So Long Black Hmong
Trip Start Feb 26, 2010
371Trip End Feb 26, 2011
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Where I stayed
On a train
We spent a couple of hours wandering around Sapa town and spent a lovely hour having lunch (bread and laughing cow) just watching the world go by in the main square. This is such an awesome place to people watch. Tourists do get 'pestered' a lot by the local tribeswomen trying to sell people things but at the end of the day they are some of the poorest people in Vietnam so we did what we shouldn't have done and rewarded some of them purely for persistence
We started our descent into the Cat Cat village after lunch and had a wonderful trek for a few hours again just surrounded by stunning scenery. Maybe not as stunning as the first day and definitely a bit more commercial (you walk out of the Sapa town and pay 20k dong) and you see a lot of tourists and shops and jewellery / craft stalls. We saw some Indigo plants that the women use to dye their clothes, (the dyes do not set and stain the women you see lots of black hands and necks), we saw little boys playing with home made kites made out of plastic bags tied to bits of string. At the bottom of the valley was a big waterfall which was lovely. We hiked probably half way back up before jumping a motorbike to get us back up the rest of the way.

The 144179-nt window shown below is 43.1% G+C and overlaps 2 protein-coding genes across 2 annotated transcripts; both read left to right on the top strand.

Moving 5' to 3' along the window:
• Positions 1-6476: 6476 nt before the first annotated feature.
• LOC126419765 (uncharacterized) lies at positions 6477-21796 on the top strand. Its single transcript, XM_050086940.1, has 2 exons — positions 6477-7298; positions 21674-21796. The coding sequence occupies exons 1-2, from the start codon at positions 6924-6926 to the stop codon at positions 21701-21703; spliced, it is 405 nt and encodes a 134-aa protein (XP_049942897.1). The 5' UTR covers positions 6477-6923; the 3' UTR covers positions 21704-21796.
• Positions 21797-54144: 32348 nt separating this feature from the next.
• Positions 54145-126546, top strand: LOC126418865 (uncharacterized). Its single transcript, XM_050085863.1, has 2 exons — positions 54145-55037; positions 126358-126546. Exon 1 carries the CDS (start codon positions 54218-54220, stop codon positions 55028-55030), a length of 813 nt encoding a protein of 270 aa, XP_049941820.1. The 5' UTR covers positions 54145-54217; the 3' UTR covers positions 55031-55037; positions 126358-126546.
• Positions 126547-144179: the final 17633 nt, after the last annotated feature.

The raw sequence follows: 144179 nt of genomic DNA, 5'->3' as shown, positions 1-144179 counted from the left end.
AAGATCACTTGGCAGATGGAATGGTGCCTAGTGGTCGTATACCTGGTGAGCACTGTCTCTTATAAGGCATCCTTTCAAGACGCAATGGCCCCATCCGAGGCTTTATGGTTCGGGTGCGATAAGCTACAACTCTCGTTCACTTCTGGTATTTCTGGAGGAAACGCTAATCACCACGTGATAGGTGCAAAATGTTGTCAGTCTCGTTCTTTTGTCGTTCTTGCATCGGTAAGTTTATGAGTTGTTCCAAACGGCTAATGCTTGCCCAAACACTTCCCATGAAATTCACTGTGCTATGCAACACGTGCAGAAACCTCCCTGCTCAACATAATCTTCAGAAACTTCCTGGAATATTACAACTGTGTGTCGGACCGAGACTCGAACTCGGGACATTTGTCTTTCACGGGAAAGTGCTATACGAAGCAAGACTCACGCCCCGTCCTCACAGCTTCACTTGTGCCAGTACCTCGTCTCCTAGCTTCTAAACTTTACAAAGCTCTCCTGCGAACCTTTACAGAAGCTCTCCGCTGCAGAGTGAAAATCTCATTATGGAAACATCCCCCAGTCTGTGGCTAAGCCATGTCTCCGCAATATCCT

We got lost in all the detail of which tribe was which but the black Hmong seem to be the most prevelant, upon checking with the guide the main types of tribe are Hmong, Yao, Tay and Giay (I reckon Sharkey might be a Giay).
If we come back in a few years we may even try and scale Fansipan the highest mountain in SE Asia just to get a second use out of Erica's hiking shoes
We retired to the cheapest bar we have found in Sapa and reflected on a magical few days. Lots of mixed emotions about what tourism may do to the place, the people and the tribes in both good and bad ways. Clearly Sapa has changed a lot in a few years and you do feel guilty about the effect you are having but at least we managed to help a little as well by spreading our rather small budget about and collected a load of stuff we dont want or need. Some more expensive resorts are starting to be built on the peaks within the valley that are already scarring the beauty of the valley although with only 65k people here it is a small place so any increase in tourism will have an obvious impact.
We got a minibus to descend down from the hills of Sapa at an altitude of about 1750m back down to Lau Cai. This was truley breathtaking and nearly brought a tear to my eye. We couldn't get any pictures but if you ever decide to go I would try and hire a motorbike in Lau Cai and drive the road yourself to spend longer taking in the scenery. You descend through the clouds and gradually feel the temperature and humidity build. We left on the 9pm train and shared our carriage with an Australian couple we trecked with on the first day. At almost 60 we got along with them really well. Anyway the train ride home was very noisy and very very unstable so none of us got much sleep except Lady E unsuprisingly.